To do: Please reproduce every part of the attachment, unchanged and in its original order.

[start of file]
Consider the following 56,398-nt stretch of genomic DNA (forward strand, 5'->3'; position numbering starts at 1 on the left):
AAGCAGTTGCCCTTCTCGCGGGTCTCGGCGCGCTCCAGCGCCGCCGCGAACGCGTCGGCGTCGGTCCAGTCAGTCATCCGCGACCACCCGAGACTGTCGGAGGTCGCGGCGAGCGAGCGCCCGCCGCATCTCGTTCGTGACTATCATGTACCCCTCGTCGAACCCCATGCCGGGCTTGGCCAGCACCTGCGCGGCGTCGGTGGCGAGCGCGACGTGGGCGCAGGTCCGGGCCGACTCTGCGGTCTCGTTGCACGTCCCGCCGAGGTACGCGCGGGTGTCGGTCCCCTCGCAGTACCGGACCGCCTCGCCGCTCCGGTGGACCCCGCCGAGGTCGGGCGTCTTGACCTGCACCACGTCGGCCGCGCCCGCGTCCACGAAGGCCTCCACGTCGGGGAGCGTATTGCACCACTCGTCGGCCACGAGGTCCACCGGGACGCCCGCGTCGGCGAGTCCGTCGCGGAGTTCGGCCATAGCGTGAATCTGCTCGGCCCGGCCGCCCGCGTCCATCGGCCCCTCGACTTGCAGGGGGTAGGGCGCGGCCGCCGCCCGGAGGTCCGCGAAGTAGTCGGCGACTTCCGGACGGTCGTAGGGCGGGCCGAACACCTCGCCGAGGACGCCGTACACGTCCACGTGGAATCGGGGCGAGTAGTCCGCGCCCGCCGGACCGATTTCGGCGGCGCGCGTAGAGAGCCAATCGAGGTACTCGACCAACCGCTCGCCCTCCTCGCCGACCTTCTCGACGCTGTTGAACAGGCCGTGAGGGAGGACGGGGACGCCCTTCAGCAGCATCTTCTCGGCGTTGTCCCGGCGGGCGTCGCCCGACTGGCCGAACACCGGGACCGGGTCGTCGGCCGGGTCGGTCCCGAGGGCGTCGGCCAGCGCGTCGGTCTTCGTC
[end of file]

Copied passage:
Consider the following 56,398-nt stretch of genomic DNA (forward strand, 5'->3'; position numbering starts at 1 on the left):
AAGCAGTTGCCCTTCTCGCGGGTCTCGGCGCGCTCCAGCGCCGCCGCGAACGCGTCGGCGTCGGTCCAGTCAGTCATCCGCGACCACCCGAGACTGTCGGAGGTCGCGGCGAGCGAGCGCCCGCCGCATCTCGTTCGTGACTATCATGTACCCCTCGTCGAACCCCATGCCGGGCTTGGCCAGCACCTGCGCGGCGTCGGTGGCGAGCGCGACGTGGGCGCAGGTCCGGGCCGACTCTGCGGTCTCGTTGCACGTCCCGCCGAGGTACGCGCGGGTGTCGGTCCCCTCGCAGTACCGGACCGCCTCGCCGCTCCGGTGGACCCCGCCGAGGTCGGGCGTCTTGACCTGCACCACGTCGGCCGCGCCCGCGTCCACGAAGGCCTCCACGTCGGGGAGCGTATTGCACCACTCGTCGGCCACGAGGTCCACCGGGACGCCCGCGTCGGCGAGTCCGTCGCGGAGTTCGGCCATAGCGTGAATCTGCTCGGCCCGGCCGCCCGCGTCCATCGGCCCCTCGACTTGCAGGGGGTAGGGCGCGGCCGCCGCCCGGAGGTCCGCGAAGTAGTCGGCGACTTCCGGACGGTCGTAGGGCGGGCCGAACACCTCGCCGAGGACGCCGTACACGTCCACGTGGAATCGGGGCGAGTAGTCCGCGCCCGCCGGACCGATTTCGGCGGCGCGCGTAGAGAGCCAATCGAGGTACTCGACCAACCGCTCGCCCTCCTCGCCGACCTTCTCGACGCTGTTGAACAGGCCGTGAGGGAGGACGGGGACGCCCTTCAGCAGCATCTTCTCGGCGTTGTCCCGGCGGGCGTCGCCCGACTGGCCGAACACCGGGACCGGGTCGTCGGCCGGGTCGGTCCCGAGGGCGTCGGCCAGCGCGTCGGTCTTCGTC